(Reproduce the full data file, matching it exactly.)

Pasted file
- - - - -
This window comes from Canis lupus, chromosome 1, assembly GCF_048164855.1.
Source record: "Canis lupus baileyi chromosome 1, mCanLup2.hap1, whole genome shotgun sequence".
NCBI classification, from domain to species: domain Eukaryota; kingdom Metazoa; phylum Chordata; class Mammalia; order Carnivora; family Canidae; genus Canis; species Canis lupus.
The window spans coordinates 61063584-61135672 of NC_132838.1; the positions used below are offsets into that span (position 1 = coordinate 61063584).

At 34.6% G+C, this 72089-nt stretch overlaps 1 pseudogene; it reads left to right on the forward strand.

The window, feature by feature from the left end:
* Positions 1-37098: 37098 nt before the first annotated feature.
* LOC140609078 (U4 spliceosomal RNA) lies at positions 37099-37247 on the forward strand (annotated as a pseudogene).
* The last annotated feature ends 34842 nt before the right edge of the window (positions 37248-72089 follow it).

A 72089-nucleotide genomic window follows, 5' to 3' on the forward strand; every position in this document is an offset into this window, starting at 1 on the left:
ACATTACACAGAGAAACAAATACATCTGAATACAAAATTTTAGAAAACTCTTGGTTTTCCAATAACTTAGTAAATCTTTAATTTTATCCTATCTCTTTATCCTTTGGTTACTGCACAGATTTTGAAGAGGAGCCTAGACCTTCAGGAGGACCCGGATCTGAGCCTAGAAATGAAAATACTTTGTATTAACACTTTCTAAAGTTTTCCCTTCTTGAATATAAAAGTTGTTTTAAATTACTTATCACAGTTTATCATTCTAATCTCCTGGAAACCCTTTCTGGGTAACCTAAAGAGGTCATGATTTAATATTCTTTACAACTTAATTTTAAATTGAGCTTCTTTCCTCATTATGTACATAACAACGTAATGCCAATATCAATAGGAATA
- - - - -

This window comes from Canis lupus, chromosome 1, assembly GCF_048164855.1.
Source record: "Canis lupus baileyi chromosome 1, mCanLup2.hap1, whole genome shotgun sequence".
NCBI classification, from domain to species: domain Eukaryota; kingdom Metazoa; phylum Chordata; class Mammalia; order Carnivora; family Canidae; genus Canis; species Canis lupus.
The window spans coordinates 61063584-61135672 of NC_132838.1; the positions used below are offsets into that span (position 1 = coordinate 61063584).

At 34.6% G+C, this 72089-nt stretch overlaps 1 pseudogene; it reads left to right on the forward strand.

The window, feature by feature from the left end:
* Positions 1-37098: 37098 nt before the first annotated feature.
* LOC140609078 (U4 spliceosomal RNA) lies at positions 37099-37247 on the forward strand (annotated as a pseudogene).
* The last annotated feature ends 34842 nt before the right edge of the window (positions 37248-72089 follow it).

A 72089-nucleotide genomic window follows, 5' to 3' on the forward strand; every position in this document is an offset into this window, starting at 1 on the left:
ACATTACACAGAGAAACAAATACATCTGAATACAAAATTTTAGAAAACTCTTGGTTTTCCAATAACTTAGTAAATCTTTAATTTTATCCTATCTCTTTATCCTTTGGTTACTGCACAGATTTTGAAGAGGAGCCTAGACCTTCAGGAGGACCCGGATCTGAGCCTAGAAATGAAAATACTTTGTATTAACACTTTCTAAAGTTTTCCCTTCTTGAATATAAAAGTTGTTTTAAATTACTTATCACAGTTTATCATTCTAATCTCCTGGAAACCCTTTCTGGGTAACCTAAAGAGGTCATGATTTAATATTCTTTACAACTTAATTTTAAATTGAGCTTCTTTCCTCATTATGTACATAACAACGTAATGCCAATATCAATAGGAATA